The Federalists of the 1780s had a glimpse of what America was to become — a scrambling business society dominated by the pecuniary interests of ordinary people — and they did not like what they saw. This premonition of America’s future lay behind their sense of crisis and their horrified hyperbolic rhetoric. The wholesale pursuits of private interest and private luxury were, they thought, undermining America’s capacity for republican government. They designed the Constitution in order to save American republicanism from the deadly effects of the private pursuits of happiness.
Gilbert Stuart (1755—1828)
Oil on canvas; 73 x 60.5 cm (28 3/4 x 23 13/16 in). National Gallery of Art, Washington, DC.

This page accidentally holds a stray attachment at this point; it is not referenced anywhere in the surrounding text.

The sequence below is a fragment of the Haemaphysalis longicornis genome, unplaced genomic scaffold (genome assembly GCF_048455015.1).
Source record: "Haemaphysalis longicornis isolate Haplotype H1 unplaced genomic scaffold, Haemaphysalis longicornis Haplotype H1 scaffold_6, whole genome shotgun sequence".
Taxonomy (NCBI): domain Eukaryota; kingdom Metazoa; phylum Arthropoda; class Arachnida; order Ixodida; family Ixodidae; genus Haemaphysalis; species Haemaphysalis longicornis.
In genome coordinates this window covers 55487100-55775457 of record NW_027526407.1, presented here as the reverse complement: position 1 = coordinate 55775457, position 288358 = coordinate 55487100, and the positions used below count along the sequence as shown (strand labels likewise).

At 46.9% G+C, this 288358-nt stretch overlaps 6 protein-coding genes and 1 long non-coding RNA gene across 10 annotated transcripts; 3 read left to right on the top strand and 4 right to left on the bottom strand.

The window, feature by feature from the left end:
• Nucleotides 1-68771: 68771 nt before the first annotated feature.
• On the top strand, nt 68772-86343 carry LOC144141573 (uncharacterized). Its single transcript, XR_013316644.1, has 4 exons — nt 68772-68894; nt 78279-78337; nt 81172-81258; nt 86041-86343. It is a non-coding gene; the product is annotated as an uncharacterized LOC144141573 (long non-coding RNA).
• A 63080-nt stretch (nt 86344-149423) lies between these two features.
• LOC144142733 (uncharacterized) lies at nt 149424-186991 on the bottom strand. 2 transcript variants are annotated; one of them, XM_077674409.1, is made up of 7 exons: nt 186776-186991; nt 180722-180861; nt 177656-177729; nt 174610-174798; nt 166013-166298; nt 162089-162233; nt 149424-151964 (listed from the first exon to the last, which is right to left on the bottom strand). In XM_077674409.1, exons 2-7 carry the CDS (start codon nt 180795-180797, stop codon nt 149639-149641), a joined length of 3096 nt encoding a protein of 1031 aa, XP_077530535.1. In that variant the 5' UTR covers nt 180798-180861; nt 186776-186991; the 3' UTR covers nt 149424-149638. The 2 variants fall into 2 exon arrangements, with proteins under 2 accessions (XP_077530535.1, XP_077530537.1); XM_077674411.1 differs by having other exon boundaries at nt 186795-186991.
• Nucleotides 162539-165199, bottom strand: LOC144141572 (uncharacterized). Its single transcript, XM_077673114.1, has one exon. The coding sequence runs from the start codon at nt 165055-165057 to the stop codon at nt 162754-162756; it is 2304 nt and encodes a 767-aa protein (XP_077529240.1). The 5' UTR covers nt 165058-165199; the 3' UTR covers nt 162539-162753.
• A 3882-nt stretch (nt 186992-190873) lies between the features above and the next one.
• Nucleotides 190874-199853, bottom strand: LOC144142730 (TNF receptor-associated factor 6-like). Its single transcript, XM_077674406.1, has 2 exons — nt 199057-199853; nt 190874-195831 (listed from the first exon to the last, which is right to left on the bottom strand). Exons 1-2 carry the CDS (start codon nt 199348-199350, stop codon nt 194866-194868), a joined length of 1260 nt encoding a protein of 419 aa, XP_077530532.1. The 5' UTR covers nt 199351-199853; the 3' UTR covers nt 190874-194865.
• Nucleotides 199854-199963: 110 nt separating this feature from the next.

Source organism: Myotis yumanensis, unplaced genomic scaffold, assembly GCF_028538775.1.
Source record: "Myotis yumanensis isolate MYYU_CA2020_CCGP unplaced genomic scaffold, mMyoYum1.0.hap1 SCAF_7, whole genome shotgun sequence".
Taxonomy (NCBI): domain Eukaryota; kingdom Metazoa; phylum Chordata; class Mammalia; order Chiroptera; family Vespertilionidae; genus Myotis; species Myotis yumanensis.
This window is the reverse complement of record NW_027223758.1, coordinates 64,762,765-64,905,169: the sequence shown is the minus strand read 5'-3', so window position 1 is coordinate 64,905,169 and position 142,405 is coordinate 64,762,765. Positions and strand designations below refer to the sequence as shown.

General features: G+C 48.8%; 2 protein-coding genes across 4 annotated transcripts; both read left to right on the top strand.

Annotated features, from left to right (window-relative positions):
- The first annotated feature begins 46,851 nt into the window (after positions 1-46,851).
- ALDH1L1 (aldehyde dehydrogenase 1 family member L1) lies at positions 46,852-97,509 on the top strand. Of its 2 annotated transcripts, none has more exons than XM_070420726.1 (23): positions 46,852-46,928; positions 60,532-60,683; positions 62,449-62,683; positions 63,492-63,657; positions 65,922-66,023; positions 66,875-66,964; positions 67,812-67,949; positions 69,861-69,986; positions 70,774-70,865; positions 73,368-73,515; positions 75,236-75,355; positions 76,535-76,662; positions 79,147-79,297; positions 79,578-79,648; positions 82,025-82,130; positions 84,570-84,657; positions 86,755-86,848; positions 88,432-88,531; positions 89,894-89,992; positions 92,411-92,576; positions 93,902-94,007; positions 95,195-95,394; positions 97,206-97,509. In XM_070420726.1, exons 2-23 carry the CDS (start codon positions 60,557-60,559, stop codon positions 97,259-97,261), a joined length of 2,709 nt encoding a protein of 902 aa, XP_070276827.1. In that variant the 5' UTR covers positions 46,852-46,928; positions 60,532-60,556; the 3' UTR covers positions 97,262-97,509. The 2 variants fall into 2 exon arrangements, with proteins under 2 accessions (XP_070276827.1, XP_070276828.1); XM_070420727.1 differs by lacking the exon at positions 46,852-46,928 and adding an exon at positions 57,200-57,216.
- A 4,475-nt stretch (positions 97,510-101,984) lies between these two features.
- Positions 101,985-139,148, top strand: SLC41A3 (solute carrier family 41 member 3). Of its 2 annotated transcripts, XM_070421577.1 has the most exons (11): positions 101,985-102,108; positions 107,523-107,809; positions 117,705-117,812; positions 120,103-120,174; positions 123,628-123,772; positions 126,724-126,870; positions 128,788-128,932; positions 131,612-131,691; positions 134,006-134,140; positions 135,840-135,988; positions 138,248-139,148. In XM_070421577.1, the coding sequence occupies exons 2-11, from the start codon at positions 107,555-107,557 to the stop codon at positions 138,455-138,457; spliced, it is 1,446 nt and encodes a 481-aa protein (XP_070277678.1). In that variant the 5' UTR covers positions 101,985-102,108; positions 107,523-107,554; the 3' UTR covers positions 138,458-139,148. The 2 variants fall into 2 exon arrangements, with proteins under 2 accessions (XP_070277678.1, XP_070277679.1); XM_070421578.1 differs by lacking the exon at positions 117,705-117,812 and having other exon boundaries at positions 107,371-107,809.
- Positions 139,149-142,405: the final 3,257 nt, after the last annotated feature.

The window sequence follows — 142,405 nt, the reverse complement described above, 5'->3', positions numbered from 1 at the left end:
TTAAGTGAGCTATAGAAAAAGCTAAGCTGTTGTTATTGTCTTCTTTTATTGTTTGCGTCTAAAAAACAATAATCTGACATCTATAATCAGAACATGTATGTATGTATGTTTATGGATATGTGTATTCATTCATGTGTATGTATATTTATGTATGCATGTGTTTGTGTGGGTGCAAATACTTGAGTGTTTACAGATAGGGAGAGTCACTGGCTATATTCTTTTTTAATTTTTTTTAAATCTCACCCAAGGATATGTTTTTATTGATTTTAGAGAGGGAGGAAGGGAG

Athenaeum portrait. Oil on canvas.
Oil on canvas.
Oil on canvas; height: 42.55 cm (16.75 in), width: 32.39 cm (12.75 in) Redwood Library and Athenaeum, Newport, RI.
Oil on canvas; 30 x 25 in. (76.2 x 63.5 cm). Pilgrim Hall Museum, Plymouth, MA.
Oil on canvas; 895 x 698 mm. Tate, London, England.
Oil on canvas; 35 1/2 in. x 27 1/2 in. (902 mm x 699 mm). National Portrait Gallery, London, England.
Oil on canvas; 26 1/2 in. x 22 1/4 in. (673 mm x 565 mm). National Portrait Gallery, London, England.
Oil on canvas; 91.6 x 76.4 cm (36 1/16 x 30 1/16 in.) National Gallery of Art, Washington, DC.
Oil on canvas. National Portrait Gallery (Smithsonian), Washington, DC.